Child Safety with Mobile Phones

If you’re a parent, you probably worry what the risks are to your child having their own mobile phone. You likely have thought about the pros and cons, realizing there are solid benefits, but also carries risk. How can you be a responsible, informed parent that prioritizes on safety? Certainly, you will lay down grounds rules for your child, but that only works so far. Technology must play a part as well. There are so many other things to consider, such as time spent on the phone, dealing with threats and strangers, and health risks. Do your research.

 

Benefits

There are reasons to allow a young child to have a mobile phone. They can reach you in an emergency, and you can reach them, whether by voice or text. They will have information at their fingertips from the Internet, which can encourage learning. Social media allows them to be connected to friends and develop a rich social life, rather than be perceived by others as not part of the group. And perhaps most important is the ability to locate them if they are lost or missing, or they lose their phone.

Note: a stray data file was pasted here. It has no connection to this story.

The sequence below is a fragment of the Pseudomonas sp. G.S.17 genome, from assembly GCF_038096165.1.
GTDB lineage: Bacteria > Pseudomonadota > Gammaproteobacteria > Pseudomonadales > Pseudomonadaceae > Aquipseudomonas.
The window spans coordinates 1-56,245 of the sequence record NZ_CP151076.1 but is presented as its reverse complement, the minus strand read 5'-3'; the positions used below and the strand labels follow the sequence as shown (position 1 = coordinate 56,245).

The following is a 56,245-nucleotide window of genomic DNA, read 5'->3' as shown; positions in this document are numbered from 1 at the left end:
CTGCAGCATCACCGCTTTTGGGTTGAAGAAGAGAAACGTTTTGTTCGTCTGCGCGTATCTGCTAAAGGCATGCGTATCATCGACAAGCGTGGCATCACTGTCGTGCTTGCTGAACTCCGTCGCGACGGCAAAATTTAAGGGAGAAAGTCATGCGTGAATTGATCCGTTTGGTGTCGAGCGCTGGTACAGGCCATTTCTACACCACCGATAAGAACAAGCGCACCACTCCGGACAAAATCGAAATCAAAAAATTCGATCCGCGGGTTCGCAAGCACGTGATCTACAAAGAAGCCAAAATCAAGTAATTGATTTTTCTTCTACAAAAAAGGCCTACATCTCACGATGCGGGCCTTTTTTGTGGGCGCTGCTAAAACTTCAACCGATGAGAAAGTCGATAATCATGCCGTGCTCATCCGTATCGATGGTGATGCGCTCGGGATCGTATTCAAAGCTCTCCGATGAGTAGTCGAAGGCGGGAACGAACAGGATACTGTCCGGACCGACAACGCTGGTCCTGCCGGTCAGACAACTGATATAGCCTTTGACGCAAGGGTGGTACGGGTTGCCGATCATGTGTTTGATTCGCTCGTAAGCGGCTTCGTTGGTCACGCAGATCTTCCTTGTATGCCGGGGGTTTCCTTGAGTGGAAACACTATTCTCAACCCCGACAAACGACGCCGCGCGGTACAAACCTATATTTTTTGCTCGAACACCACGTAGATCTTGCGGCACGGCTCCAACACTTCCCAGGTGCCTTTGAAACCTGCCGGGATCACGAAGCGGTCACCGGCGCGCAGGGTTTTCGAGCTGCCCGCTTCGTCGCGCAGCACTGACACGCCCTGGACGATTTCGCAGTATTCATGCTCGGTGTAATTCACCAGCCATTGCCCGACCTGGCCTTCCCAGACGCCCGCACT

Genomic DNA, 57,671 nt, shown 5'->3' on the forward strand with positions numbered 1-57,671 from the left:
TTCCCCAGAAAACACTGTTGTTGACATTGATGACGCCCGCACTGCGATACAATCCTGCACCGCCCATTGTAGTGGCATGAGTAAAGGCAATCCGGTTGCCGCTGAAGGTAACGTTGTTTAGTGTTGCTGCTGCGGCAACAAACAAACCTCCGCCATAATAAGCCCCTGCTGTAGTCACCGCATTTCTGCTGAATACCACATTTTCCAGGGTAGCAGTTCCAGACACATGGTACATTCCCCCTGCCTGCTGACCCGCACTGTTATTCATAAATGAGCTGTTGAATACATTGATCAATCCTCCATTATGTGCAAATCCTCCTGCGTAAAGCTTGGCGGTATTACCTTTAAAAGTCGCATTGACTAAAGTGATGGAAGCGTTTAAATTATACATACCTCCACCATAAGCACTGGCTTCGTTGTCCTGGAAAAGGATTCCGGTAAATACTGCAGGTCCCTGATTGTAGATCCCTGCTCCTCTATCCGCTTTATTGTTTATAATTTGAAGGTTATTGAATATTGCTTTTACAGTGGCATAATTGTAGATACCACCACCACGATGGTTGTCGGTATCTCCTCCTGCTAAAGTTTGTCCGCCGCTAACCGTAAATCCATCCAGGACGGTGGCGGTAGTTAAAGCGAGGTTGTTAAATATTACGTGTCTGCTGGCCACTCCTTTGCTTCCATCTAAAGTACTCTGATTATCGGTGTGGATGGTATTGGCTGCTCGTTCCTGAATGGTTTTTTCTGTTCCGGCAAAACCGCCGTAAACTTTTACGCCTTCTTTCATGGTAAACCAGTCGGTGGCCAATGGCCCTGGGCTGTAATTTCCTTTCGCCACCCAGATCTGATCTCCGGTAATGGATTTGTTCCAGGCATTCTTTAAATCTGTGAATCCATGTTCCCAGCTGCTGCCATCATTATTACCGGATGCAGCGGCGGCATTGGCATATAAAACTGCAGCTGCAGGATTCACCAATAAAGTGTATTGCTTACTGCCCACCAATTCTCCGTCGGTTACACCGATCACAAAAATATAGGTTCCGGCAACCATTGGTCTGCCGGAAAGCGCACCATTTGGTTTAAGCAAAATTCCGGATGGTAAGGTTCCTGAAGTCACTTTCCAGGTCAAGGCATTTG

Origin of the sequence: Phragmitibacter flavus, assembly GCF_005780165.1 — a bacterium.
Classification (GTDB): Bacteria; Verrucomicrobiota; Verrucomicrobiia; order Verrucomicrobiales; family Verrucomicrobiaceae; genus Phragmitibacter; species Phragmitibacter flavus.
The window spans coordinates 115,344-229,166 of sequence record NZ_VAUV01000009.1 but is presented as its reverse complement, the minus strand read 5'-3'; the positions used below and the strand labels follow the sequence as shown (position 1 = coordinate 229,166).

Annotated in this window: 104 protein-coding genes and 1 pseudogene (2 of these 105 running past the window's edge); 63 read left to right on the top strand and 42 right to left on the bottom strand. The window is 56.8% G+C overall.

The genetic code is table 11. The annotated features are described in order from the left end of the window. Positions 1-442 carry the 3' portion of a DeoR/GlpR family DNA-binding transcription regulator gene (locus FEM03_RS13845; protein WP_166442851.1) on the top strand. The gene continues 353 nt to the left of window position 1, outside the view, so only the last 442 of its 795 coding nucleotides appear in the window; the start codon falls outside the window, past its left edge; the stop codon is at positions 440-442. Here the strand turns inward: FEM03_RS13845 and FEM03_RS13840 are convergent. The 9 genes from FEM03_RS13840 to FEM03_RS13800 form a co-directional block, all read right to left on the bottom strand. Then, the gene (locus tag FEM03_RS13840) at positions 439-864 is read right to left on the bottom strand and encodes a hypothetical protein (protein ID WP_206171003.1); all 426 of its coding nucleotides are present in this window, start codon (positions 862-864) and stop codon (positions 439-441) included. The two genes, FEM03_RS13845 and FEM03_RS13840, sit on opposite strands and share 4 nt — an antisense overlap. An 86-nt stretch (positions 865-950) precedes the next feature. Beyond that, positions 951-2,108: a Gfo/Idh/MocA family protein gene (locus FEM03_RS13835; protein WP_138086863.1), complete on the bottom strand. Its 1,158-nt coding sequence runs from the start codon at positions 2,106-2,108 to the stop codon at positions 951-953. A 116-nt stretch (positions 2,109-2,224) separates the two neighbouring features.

A Nielsen report shows that the top two reasons parents are getting their kids wireless service before age 13 is to get hold of them easily, and so they can reach the parent easily. The third highest is to track their location. The same report states that 45% of kids get a service plan at ages 10-12, with ages 9-11 coming in around 14-15%.

Risks

There are risks that must be managed. There is offensive and adult content they are too young to see. There are games making it too easy for them to spend your money. There are pedophiles. There is bullying. And there is the anxiety that can come from social media when it appears others are having a better life. There is also uncertainty about health risks from the wireless signals.